digitalWrite(12, LOW);
}


That's it. I think I now appreciate why the authors did not tackle this as part of their build. For me though, 2BCD is the answer.

## From the Book

The unit "that unifies all of the computer elements" built so far is the Control Panel.  It consists of two major parts, a display panel

to tell the operator (you) what program instructions to perform, and a drum memory

device to hold those instructions. The drum memory was by far the most complex of all the components described in the book. It was constructed from a tin can wrapped in paper with holes (much like their decimal to binary encoder), a frame, and many, many paper clips. Here is the construction diagram:

Despite the complexity of the drum memory, the Control Panel implementation in the book is very simple. The Working Digital Computer supports 10 different instructions and the 16 addresses that those instructions can act upon. Here they are:

There is a paperclip "contact" for each individual command and address, plus two contacts for "timing", and another to act as the common ground for all  the other contacts. That makes 29 in total. Each command and address contact is connected to an appropriately labeled light on the display panel.  The timing contacts drive two lights beside the rotating drum that alternate being on indicating even and odd instruction lines.  Like I say pretty simple.

## My Implementation

My first thought was that the 29 paperclip contacts seemed pretty extreme.  I have a great deal of respect for gort59 for getting this to work in his wonderfully authentic Working Digital Computer build (as seen in the video in the Details section). I understand that  he used the small springs from ball point pens which may have helped. Still kudos gort59!

I had also at this point decided to take advantage of my beefed up ALU and add 6 more op codes bringing the total up to 35. Thats a lot of switches leading to a lot of potential points of failure. Given that the total number of commands and addresses  were both 16 or less, and that I already had a 4 to 16 decoder designed and working for the Output Panel, I decided to implement a 10 bit encoded instruction instead.  This is what I came up with:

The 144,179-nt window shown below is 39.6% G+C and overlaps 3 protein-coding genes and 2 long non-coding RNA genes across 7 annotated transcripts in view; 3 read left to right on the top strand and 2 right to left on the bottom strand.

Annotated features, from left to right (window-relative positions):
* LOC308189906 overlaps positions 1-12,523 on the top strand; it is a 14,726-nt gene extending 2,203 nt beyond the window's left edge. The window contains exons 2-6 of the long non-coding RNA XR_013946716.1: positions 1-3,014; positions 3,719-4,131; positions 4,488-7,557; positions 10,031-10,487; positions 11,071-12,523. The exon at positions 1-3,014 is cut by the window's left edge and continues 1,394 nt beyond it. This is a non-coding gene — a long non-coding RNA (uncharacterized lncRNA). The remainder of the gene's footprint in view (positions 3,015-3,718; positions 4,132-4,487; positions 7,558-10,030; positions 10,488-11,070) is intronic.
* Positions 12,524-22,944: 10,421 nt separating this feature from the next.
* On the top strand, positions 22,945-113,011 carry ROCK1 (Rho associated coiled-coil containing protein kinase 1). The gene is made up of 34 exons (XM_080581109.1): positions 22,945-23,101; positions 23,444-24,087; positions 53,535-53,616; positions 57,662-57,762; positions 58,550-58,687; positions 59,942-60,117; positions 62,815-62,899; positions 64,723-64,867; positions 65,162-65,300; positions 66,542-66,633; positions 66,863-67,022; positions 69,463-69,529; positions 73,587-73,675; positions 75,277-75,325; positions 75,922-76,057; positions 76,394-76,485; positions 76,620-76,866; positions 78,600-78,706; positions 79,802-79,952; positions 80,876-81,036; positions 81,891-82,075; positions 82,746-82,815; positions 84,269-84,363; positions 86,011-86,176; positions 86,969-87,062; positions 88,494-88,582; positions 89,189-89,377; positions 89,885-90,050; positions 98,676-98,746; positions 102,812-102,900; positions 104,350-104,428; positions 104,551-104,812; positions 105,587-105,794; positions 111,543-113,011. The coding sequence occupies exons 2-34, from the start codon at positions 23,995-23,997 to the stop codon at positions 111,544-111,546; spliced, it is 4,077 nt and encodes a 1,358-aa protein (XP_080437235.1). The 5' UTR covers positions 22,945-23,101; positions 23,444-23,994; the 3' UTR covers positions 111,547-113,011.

Each instruction would have 4 bits for the op code, 4 bits for the address, and I would keep the 2 timing bits as is.

The advantage of having a single bit for each command and address is that an instruction can have more than one "address" bit for each op code. For example the STO command would have an Address C bit to enable the Core Panel (essentially power the panel - this feels more like a control bit to me than an address) and a Core bit to indicate which word to store the value of the accumulator in.  With encoded addresses this is not possible, so some small tweaks to the implementation were required. For the above example I eliminated the Address C address altogether and will enable the Core Panel if any of the Core 1 to Core 5 addresses are used. Here are the other small changes:

• Display ACC removed. Like the Address C bit this would be added to any command that required the accumulator to enable the ALU. Since this is most commands I will simply leave the accumulator "on" all the time.
• JMP changed. The JUP op code used in the book just seemed very wrong to me.
• ENJ command added.  The COJ and JMP instructions used the 1-4 addresses as a way to label the target instruction for the jump. They can still be used this way for instructions that do not take an address (like ADD for instance), but for instructions with an address (like STO for instance) an ENJ instruction with the target 1-4 can be added just prior.